WinPicks Reference Manual

Appendix A.6. College Football Handicapping

College football handicapping with WinPicks is similar in many respects to pro football handicapping. As with pro football, you need to decide how many weeks of stats to use, and which prediction formula to use. However, since college football is a different game than pro football, the size of the database you use may be different, and the contents of prediction formulas are very different.

When choosing a database, remember that the turnover rate among college players is high. Most teams lose about half of their starters from the previous season to graduation. For this reason, many college handicappers prefer a season-to-date database that uses games from the current season only. This type of database might not work well early in the season, but generally improves as the season goes on. Other handicappers prefer a rolling average of 4 to 8 games, to accurately reflect how a team is playing now.

Before choosing a prediction formula, try creating your own. We supply several formulas that have worked well in past seasons, but your own formulas might do better. The ANALYZE option lets you instantly test any formula to see how well it works. Unlike pro football formulas which are based on actual game statistics, college football formulas are based on home field advantage, margin of victory, and the relative strength of the conferences.

Having a good understanding of the relative strength of the conferences is the key to successful college football handicapping. Although people talk about parity in college football, it doesn't really exist. There is actually a large disparity between the strengths of the various conferences and teams. The large number of teams makes this disparity statistically unavoidable. With about four times as many NCAA Division-1 teams as NFL or NBA teams, there is a huge top-to-bottom difference in the quality of teams that doesn't exist in pro sports. In pro football, a 40 point victory over any team probably means a team is prety good. In college football, a 40 point victory over a Big 10 team is meaningful, but a 40 point victory over a Sunbelt Conference team may not mean anything at all to a team from a major conference. In fact, many a Division-1 team has scored a 30 or 40 point victory in non-conference play, and went on to win only 2 or 3 games all season.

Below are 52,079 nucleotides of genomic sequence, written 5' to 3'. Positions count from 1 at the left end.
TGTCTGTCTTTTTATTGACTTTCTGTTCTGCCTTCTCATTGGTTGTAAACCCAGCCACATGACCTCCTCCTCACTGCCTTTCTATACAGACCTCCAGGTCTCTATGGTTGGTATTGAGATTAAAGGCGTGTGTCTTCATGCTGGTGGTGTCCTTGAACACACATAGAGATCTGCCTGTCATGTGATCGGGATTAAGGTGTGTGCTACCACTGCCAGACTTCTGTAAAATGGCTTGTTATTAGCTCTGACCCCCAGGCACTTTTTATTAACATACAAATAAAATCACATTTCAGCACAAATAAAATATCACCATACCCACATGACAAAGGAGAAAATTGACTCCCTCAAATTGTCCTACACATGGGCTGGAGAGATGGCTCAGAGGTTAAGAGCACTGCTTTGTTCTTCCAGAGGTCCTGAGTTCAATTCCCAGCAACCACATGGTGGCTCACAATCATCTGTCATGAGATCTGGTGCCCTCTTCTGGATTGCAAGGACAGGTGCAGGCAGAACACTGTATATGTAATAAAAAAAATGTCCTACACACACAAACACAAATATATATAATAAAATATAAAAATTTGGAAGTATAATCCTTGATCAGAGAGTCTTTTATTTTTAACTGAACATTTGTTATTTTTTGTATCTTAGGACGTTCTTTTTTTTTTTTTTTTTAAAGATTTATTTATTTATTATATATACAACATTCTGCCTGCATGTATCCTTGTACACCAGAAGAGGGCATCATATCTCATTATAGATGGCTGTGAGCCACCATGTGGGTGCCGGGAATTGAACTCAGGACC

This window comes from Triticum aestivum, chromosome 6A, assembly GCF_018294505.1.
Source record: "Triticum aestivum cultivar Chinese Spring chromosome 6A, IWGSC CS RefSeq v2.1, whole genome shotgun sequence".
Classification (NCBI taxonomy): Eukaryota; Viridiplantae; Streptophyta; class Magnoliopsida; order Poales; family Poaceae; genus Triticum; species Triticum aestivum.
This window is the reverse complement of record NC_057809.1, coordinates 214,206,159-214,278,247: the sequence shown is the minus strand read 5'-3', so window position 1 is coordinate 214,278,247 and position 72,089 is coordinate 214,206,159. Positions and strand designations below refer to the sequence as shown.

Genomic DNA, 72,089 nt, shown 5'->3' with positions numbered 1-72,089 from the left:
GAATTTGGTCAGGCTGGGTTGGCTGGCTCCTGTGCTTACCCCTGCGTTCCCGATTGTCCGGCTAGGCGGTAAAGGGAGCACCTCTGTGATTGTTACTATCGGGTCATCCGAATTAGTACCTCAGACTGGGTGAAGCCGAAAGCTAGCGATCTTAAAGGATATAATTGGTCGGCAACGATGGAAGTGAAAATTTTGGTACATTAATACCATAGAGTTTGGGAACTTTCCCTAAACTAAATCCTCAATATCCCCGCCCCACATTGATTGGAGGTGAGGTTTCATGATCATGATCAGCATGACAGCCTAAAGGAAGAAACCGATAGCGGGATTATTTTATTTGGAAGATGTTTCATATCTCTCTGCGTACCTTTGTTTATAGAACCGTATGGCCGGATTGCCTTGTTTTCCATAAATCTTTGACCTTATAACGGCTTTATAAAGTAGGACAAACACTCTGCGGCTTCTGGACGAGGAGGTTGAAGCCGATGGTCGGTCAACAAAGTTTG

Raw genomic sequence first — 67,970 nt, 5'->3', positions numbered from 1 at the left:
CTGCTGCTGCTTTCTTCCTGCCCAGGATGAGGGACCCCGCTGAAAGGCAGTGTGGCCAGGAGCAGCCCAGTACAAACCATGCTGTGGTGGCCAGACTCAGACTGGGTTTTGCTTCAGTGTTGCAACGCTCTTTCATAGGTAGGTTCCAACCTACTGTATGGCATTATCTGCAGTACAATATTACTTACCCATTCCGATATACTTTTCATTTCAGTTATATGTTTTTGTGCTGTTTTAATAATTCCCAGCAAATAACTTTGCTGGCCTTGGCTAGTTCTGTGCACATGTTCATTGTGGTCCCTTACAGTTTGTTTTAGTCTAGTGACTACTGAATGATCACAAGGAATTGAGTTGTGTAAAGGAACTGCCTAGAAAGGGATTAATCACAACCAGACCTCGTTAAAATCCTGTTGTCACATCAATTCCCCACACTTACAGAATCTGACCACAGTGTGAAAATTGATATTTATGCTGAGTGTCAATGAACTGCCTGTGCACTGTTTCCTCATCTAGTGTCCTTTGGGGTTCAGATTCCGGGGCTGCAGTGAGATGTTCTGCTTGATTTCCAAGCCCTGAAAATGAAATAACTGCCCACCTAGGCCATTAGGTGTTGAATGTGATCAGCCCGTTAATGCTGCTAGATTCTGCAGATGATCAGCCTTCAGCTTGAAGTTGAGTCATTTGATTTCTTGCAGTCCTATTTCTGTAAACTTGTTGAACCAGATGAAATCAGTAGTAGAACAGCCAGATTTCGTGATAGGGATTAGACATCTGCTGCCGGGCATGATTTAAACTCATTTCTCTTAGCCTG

When creating college football formulas, it is often wise to use the first week or two of the season to get a good feel for how the conferences are stacking up so you can assign an accurate value to each conference. You'll probably find that the SEC, Big 10, Big 12, and PAC-12 are going to be much stronger than the Sunbelt, Conference USA, and MAC. It's also wise to use the Formula Tuner to optimize your formulas so that they produce the best possible results.

You should also be aware that college lines can be much larger than pro lines. Pro football lines of larger than 17 points are extremely rare. On the other hand, Nebraska was favored by more than 30 points 54 times from 1985-1999. On four occasions, they were favored by more than 50 points! For many handicappers, the big lines represent a real opportunity. When the oddsmakers have to set lines ranging from 0 to 50 points, instead of 0 to 17 points, they are more likely to make a mistake. This is one reason why many gamblers believe that college football is easier to "beat" than pro football.

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